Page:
This latest study builds on more than 50 peer-reviewed articles,5 including a randomized clinical trial, that show procedures with the LINX System are more effective than twice-daily PPIs in normalizing reflux6 and more effective in reducing disease-related payer cost 12 months post-surgery than laparoscopic Nissen fundoplication, a more invasive anti-reflux surgery.7
Several GI and surgical societies, including the American Society of General Surgeons (ASGS), Society of American Gastrointestinal and Endoscopic Surgeons (SAGES), the American College of Gastroenterology (ACG) and the American Foregut Society (AFS), have issued consensus statements in favor of LINX procedures for appropriate GERD patients.
“Despite extensive clinical evidence, including this long-term study, and support from leading societies and academic centers, treatment with the LINX System remains out of reach for many patients due to inconsistent insurance coverage throughout the U.S.,” said Tom O’Brien, Worldwide Endomechanical President, Ethicon. “We are committed to providing the clinical and economic evidence that insurance carriers demand so patients with severe GERD can finally have access to the long-term relief they need and the potential for an improved quality of life wherever they happen to live.”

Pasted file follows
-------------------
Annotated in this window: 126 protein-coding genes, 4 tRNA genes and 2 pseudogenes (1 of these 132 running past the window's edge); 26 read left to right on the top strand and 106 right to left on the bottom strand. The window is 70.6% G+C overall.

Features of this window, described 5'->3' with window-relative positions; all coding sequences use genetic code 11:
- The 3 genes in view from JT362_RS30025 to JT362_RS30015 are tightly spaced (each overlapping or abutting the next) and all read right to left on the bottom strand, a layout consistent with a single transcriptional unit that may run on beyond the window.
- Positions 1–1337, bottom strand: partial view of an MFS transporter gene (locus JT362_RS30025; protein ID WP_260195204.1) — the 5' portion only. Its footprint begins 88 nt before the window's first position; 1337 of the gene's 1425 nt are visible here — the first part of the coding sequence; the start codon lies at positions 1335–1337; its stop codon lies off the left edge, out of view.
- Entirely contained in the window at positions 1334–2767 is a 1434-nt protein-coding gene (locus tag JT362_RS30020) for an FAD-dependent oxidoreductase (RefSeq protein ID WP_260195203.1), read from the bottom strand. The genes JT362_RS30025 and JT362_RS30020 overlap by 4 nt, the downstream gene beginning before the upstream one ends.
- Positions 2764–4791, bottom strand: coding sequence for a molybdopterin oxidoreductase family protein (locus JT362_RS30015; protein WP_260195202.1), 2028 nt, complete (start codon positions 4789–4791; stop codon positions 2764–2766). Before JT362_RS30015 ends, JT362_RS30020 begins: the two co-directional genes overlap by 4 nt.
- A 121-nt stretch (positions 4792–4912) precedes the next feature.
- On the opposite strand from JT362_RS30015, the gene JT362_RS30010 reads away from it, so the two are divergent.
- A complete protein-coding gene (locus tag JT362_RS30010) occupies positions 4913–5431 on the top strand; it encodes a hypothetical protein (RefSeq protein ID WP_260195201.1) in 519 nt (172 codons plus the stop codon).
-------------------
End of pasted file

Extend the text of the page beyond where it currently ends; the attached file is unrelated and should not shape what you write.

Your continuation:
About the LINX Reflux Management System
The LINX Reflux Management System is indicated for those patients diagnosed with GERD as defined by abnormal pH testing, and who are seeking an alternative to continuous acid suppression therapy. LINX requires a surgical procedure and is associated with potential risks, contraindications and lifestyle modifications. For more information about LINX, or to find a physician, visit www.linxforlife.com. LINX is manufactured by Torax® Medical, Inc., 4188 Lexington Avenue North, Shoreview, Minnesota 55126, USA.
From creating the first sutures, to revolutionizing surgery with minimally invasive procedures, Ethicon, part of the Johnson & Johnson Medical Devices Companies, has made significant contributions to surgery for more than 60 years. Our continuing dedication to Shape the Future of Surgery is built on our commitment to help address the world's most pressing healthcare issues and improve and save more lives. Through Ethicon's surgical technologies and solutions including sutures, staplers, energy devices, trocars and hemostats and our commitment to treat serious medical conditions like obesity and cancer worldwide, we deliver innovation to make a life-changing impact. Learn more at www.ethicon.com, and follow us on Twitter and LinkedIn.